The RTWCG dielectric films are composed of Si—O-x where Si is silicon, O is oxygen, and x can be nitrogen, carbon, fluoride, or hydrogen. To a much lesser degree, the films are also composed of trace levels of Si—O-M where M is a metallic ion. XPS depth analysis of preferred SiOx films showed that the bulk of the trace metal is either oxidized, or bonded to Si, N, and other non-metallic trace impurities. The sensitivity factors used to calculate the atomic percentage of SiOx components with binding energy values in deconvoluted peaks, were determined precisely by analyzing ion etched Si, Ti, SiC, BN, TiO2, thermal SiO2, and various other metallic standards.

In one or more embodiments, additives can be included in the RTWCG solution to provide conductive layers. Various RTWCG growth solutions composed of metallic nitride such as Bi, Ti, Co, Cu, Se, and Ce create films with high Si—O-M (e.g. Si—O—Cu, Si—O—Bi, Si—O—Se) concentrations. Metallic chlorides and fluorides selected from the group consisting of Bi, Ti, Co, V, Ce, Al, La, and Mg based chlorides and fluorides can also be included to promote formation of conductive layers. These films are conductive, transparent in the visible portion of the solar spectra, and have a relatively low AWR of roughly 10%. Si—O-M films may be used as a higher quality, lower cost, replacements of known in the art transparent conductive oxides (TCO). RTWCG TCOs have a variety of electronic and optoelectronic (photonics) applications including applications in manufacturing highly efficient low-cost thin film solar cells. Without being bound by any mode or theory of operation, RTCWG solutions containing these compounds appear to be capable of processes similar to electroless plating, which allows the formation of metal in the SiOx layer.

In one or more embodiments, the RTCWG solution includes a fluoride source. Exemplary fluoride sources include H2SiF6, NH4F, HF, H2TiF6, BaF, BF4 and other metallic and non-metallic fluorides. The RTCWG solution may also include one or more acids, which can also be a fluoride source. Exemplary acids include H2SiF6, HCl, HF, HNO3, and H2SO4. Non-invasive additives may include, but are not limited to, NH4F, HF, HCl, H2O, HNO3, H2O2, and a silica sources, such as colloidal silica, SiO2 and other soluble metal silicates. These additives can be utilized according to this invention, among other uses, to adjust the chemical composition, to adjust the pH of the growth solution, adjust the film's metallic and non-metallic impurity concentration, to vary the RTWCG SiOx film's growth rate, and to adjust the rate at which the non-metalized emitter's surface is etched back.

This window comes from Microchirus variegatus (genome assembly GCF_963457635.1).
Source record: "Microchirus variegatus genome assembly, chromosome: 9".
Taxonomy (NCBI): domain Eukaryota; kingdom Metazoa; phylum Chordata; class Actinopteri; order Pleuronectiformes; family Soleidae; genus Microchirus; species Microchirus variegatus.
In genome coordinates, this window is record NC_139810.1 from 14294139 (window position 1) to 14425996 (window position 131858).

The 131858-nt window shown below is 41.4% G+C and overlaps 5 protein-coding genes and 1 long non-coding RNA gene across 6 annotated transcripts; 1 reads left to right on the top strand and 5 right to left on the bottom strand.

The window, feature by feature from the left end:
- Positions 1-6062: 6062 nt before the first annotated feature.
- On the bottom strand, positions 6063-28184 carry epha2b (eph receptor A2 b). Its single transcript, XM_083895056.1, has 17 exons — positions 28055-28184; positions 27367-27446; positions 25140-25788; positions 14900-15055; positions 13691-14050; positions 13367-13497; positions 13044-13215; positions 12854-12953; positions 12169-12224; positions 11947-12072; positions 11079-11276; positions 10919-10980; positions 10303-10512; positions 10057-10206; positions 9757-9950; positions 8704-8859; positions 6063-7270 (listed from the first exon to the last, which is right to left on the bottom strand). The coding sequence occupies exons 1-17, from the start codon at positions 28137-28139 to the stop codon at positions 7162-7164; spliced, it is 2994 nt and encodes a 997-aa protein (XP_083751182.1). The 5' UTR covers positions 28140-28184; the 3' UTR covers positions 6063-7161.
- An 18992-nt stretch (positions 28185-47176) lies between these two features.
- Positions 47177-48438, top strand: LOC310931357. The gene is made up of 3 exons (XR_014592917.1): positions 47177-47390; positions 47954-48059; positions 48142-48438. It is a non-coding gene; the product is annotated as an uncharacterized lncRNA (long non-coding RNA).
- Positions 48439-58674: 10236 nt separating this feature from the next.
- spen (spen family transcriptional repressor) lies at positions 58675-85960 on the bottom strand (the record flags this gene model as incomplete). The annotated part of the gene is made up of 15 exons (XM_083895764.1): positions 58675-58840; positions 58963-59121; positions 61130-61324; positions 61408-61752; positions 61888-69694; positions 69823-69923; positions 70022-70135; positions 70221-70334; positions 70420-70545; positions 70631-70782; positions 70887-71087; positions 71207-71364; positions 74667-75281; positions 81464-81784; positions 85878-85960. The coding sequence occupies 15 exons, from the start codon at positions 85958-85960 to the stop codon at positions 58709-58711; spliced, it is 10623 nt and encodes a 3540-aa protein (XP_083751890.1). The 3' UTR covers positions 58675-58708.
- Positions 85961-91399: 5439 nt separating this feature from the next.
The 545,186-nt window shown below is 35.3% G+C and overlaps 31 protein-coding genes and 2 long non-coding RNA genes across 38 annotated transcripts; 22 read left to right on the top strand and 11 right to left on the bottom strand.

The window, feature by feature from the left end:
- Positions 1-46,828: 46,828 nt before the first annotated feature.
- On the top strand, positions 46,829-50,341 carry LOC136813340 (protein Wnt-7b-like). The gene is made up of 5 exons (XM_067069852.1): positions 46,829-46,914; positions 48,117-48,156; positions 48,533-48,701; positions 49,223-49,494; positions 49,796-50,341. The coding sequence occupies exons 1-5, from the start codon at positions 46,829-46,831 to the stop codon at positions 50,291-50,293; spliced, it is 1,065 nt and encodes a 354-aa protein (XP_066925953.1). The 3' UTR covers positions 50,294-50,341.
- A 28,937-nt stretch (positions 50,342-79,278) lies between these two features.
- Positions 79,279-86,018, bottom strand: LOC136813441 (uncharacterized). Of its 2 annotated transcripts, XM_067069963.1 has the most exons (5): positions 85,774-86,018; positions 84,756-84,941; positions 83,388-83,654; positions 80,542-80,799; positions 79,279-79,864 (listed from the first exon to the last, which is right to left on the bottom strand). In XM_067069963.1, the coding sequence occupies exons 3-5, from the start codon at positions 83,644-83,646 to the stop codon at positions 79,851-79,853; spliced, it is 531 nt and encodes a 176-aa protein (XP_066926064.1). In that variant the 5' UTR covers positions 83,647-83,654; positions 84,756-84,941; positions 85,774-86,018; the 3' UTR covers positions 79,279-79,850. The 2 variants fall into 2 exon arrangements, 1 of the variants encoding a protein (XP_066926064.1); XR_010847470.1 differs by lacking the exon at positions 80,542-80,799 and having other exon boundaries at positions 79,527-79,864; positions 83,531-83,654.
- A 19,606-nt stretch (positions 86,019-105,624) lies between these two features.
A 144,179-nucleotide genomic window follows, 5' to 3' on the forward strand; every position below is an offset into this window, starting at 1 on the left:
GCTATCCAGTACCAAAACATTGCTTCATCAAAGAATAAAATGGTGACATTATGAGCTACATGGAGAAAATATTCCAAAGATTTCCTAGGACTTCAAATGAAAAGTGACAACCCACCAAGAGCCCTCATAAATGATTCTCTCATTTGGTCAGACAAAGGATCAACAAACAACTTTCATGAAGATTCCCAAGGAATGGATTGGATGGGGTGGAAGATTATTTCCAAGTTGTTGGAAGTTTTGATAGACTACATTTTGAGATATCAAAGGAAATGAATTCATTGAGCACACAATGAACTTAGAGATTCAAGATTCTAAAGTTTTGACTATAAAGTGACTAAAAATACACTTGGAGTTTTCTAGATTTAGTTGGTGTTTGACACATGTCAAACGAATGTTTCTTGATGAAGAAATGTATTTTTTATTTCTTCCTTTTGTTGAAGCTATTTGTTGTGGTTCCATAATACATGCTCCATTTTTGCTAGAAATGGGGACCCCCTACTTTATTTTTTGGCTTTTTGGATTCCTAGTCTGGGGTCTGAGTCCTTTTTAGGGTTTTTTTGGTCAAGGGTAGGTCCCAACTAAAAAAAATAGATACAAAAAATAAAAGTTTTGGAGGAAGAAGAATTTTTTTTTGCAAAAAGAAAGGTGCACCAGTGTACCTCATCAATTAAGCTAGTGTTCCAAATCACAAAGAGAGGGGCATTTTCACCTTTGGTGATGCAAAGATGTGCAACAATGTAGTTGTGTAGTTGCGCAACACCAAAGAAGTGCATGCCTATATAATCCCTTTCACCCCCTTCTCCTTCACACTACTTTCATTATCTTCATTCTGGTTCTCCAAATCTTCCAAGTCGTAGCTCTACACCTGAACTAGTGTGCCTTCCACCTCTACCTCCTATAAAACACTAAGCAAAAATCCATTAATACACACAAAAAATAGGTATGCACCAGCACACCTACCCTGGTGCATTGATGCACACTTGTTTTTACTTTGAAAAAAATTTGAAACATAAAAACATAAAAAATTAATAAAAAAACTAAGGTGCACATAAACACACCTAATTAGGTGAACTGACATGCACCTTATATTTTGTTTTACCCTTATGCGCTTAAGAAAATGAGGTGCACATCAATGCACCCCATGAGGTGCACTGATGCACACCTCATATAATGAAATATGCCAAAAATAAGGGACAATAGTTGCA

Herein is described the RTWCG SiOx solutions specially formulated for high efficiency, low-cost, crystalline solar cell applications. The development of these new RTWCG solutions emphasized not only low-cost and environmentally friendly formulations, but also formulations permitting an increased number of tasks.

Following the kink-and-tail type emitter diffusion, a conventional screen printing metallization creates the front and back contacts. The RTWCG process permits the use of screen printing pastes which offer lower contact resistance and more conductive front grid contacts. Lastly, the single step RTWCG SiOx growth solution concomitantly:

    • i. in-situ cleans the cell surfaces including metallization;
    • ii. can potentially produce a good quality edge isolation;
    • iii. produces a low reflectance SiOx ARC;